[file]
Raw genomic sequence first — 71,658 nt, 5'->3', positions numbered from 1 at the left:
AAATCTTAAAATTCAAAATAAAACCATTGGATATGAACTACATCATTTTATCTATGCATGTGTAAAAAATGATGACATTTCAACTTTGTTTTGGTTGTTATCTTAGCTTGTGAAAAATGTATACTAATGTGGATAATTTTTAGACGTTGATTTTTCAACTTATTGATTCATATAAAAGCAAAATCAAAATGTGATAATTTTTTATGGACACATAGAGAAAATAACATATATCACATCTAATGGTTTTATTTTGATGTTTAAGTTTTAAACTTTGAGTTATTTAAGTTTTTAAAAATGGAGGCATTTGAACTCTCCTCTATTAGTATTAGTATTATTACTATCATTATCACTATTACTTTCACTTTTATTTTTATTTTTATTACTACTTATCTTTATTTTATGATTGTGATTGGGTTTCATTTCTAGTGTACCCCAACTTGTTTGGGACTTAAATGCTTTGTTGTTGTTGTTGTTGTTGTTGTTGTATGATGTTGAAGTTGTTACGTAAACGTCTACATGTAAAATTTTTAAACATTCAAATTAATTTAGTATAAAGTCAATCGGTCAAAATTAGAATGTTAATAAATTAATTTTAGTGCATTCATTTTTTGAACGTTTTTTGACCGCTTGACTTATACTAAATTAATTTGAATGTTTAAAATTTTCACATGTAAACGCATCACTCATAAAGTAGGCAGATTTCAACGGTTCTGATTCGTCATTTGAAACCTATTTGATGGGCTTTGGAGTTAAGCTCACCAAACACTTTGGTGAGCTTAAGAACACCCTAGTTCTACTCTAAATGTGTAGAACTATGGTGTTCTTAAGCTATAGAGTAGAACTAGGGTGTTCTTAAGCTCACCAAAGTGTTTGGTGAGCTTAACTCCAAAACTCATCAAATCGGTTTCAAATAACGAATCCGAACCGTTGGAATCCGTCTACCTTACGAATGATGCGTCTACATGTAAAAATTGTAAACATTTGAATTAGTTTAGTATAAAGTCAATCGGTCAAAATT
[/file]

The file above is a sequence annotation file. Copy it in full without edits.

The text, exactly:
Raw genomic sequence first — 71,658 nt, 5'->3', positions numbered from 1 at the left:
AAATCTTAAAATTCAAAATAAAACCATTGGATATGAACTACATCATTTTATCTATGCATGTGTAAAAAATGATGACATTTCAACTTTGTTTTGGTTGTTATCTTAGCTTGTGAAAAATGTATACTAATGTGGATAATTTTTAGACGTTGATTTTTCAACTTATTGATTCATATAAAAGCAAAATCAAAATGTGATAATTTTTTATGGACACATAGAGAAAATAACATATATCACATCTAATGGTTTTATTTTGATGTTTAAGTTTTAAACTTTGAGTTATTTAAGTTTTTAAAAATGGAGGCATTTGAACTCTCCTCTATTAGTATTAGTATTATTACTATCATTATCACTATTACTTTCACTTTTATTTTTATTTTTATTACTACTTATCTTTATTTTATGATTGTGATTGGGTTTCATTTCTAGTGTACCCCAACTTGTTTGGGACTTAAATGCTTTGTTGTTGTTGTTGTTGTTGTTGTTGTATGATGTTGAAGTTGTTACGTAAACGTCTACATGTAAAATTTTTAAACATTCAAATTAATTTAGTATAAAGTCAATCGGTCAAAATTAGAATGTTAATAAATTAATTTTAGTGCATTCATTTTTTGAACGTTTTTTGACCGCTTGACTTATACTAAATTAATTTGAATGTTTAAAATTTTCACATGTAAACGCATCACTCATAAAGTAGGCAGATTTCAACGGTTCTGATTCGTCATTTGAAACCTATTTGATGGGCTTTGGAGTTAAGCTCACCAAACACTTTGGTGAGCTTAAGAACACCCTAGTTCTACTCTAAATGTGTAGAACTATGGTGTTCTTAAGCTATAGAGTAGAACTAGGGTGTTCTTAAGCTCACCAAAGTGTTTGGTGAGCTTAACTCCAAAACTCATCAAATCGGTTTCAAATAACGAATCCGAACCGTTGGAATCCGTCTACCTTACGAATGATGCGTCTACATGTAAAAATTGTAAACATTTGAATTAGTTTAGTATAAAGTCAATCGGTCAAAATT